BETHLEHEM — Plans for the Northeast Energy Direct (NED) pipeline, which was proposed to run through parts of Selkirk and New Scotland, have been suspended.
Kinder Morgan had planned for NED to run through Schoharie, Albany and Rensselaer Counties to transport natural gas from Pennsylvania to Boston Harbor.
Opponents to the project had cited environmental concerns and land conservancy issues.
Locally, First Reformed Church of Bethlehem in Selkirk opposed the pipeline because, through eminent domain, Kinder Morgan would seize land bordering the church’s century-old historically significant cemetery.
In the company’s April 21 statement, Kinder Morgan cited “inadequate capacity commitments from prospective customers.”
Protesters, spearheaded by Stop New York Fracked Gas Pipeline (SNYFPG), had long hoped for this conclusion.
“Our opinion from the beginning was that Kinder Morgan wouldn’t succeed primarily because of current market forces that have made gas prices plummet and that made Kinder Morgan stock price plummet as a result. We believe that this reality, combined with fierce, cumulative and cohesive public opposition in New Hampshire, Massachusetts and New York, was the final straw that broke Kinder Morgan’s back,” said SNYFPG co-founder Bob Conners in a letter to supporters.
The proposed gasline would not have been the first to run through Bethlehem. Two run through town, one of which dates back to the 1950s. The second pipeline was erected in the 1980s. An extension to the more recent line was approved only last year.
Opposition to the NED pipeline was the strongest the town has seen. Several recent Town Hall meetings have been full of protesters voicing opposition to Town Board. In response, Town Board passed a resolution against the pipeline, drafted by Councilman David VanLuven. Though the resolution would do little to stop the pipeline, as approval or disapproval would have come at the federal level, it acted as a signal to higher governing bodies that locals officials were not in favor of the project.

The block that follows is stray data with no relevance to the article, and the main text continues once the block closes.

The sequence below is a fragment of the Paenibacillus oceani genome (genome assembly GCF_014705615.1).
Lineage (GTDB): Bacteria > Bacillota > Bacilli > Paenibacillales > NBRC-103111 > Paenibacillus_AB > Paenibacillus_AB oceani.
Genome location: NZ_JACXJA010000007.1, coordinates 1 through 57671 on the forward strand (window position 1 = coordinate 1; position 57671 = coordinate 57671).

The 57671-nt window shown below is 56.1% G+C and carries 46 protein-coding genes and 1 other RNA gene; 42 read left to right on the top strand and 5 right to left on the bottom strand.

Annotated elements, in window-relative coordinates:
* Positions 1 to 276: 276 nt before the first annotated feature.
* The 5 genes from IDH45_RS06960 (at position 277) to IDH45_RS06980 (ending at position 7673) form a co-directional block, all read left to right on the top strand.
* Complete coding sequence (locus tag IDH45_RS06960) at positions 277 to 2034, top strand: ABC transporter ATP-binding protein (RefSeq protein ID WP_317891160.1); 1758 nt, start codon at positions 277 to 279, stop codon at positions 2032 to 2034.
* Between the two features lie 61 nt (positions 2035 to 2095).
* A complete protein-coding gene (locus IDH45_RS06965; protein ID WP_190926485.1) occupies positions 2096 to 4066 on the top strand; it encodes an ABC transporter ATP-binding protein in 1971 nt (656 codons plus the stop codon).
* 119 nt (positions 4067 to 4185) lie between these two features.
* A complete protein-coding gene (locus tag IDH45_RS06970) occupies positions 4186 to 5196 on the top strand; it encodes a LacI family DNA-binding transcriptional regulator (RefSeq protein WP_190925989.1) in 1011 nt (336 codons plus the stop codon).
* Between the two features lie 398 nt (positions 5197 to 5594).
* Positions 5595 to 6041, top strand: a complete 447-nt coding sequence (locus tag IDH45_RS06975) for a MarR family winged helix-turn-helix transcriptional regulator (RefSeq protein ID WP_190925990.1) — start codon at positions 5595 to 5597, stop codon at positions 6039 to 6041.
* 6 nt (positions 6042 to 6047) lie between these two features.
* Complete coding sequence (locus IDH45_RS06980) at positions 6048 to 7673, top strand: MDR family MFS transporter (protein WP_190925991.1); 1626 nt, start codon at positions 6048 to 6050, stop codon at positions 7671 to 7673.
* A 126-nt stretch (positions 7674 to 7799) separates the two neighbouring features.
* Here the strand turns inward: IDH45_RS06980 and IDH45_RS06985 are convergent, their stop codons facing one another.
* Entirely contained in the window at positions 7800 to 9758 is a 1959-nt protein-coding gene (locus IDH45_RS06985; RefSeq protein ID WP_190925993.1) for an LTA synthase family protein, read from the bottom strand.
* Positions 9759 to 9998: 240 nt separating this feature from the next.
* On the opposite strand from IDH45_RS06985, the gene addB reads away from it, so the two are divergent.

“I did a ton of research, and talked [to] a lot of people directly affected and it was pretty clear that we were going to bear all the risk, we were going to carry all the costs, and we were going to get zero benefits,” said VanLuven. And, “If it had been cleared by FERC [Federal Energy Regulatory Commission] a private corporation would have been given the authority to take private land through eminent domain without delivering any public benefit,” which VanLuven stated was the core of his opposition.
VanLuven said he was thrilled to learn of the suspension, and gave much of the credit to the Bethlehem First Reformed Church.
“It’s a lot for individuals to take on a big corporation with very little support from local or state or federal law… I stress that this was done by individuals because I think it was the grass roots effort that stopped this pipeline.” Their protests, he said, created a ground swelling of opposition that educated and motivated elected officials in town, which then marked the project as a red flag for potential investors.
“All the credit for this needs to go to the people at the First Reformed Church of Bethlehem,” said VanLuven. “They knocked on doors, they educated their neighbors, they came to meetings – it was great.”
The plan for the pipeline has not been officially withdrawn from the FERC, which has some officials worried. For now, VanLuven is focused on this victory. “I think it’s dead,” said VanLuven of the NED pipeline, “but I think we have to keep our eyes opened for re-submmital, and we do have more pipelines that are proposed to run through town.”
News of the suspension of NED also came shortly after news that New York state had denied a request for a separate pipeline, the Constitution pipeline. Senators Kristen Gillibrand and Chuck Schumer were among opponents at the state level for both pipelines.
The Application “fails in a meaningful way to address the significant water resource impacts that could occur from this Project and has failed to provide sufficient information to demonstrate compliance with New York State water quality standards. Constitution’s failure to adequately address these concerns limited the Department’s ability to assess the impacts and conclude that the Project will comply water quality standards. Accordingly, Constitution’s request for a WQC is denied,” reads an excerpt from a 14 page letter released by the state.
Just before Kinder Morgan revoked its plans for NED, a similar denial was made for the pipeline in Massachusetts.
There are other projects similar to the NED and the Constitution pipelines SNYFGP continues to protest, including the Kinder Morgan Connecticut Expansion project, the Spectra AIM Project, several gas powered power-plants, the Pilgrim Pipeline and the Seneca Lake Salt Caverns (proposed to be filled for gas storage).
“Stop NY Fracked Gas Pipeline will forge onward with our newly formed group of activists to continue fighting climate change and creating a renewable energy future,” said the group in a statement.
As the Pilgrim Pipeline is proposed to run through Bethlehem at the town’s Soccerplex in Glenmont, the fight is not over.
More on the Pilgrim Pipeline in the next issue of Spotlight News.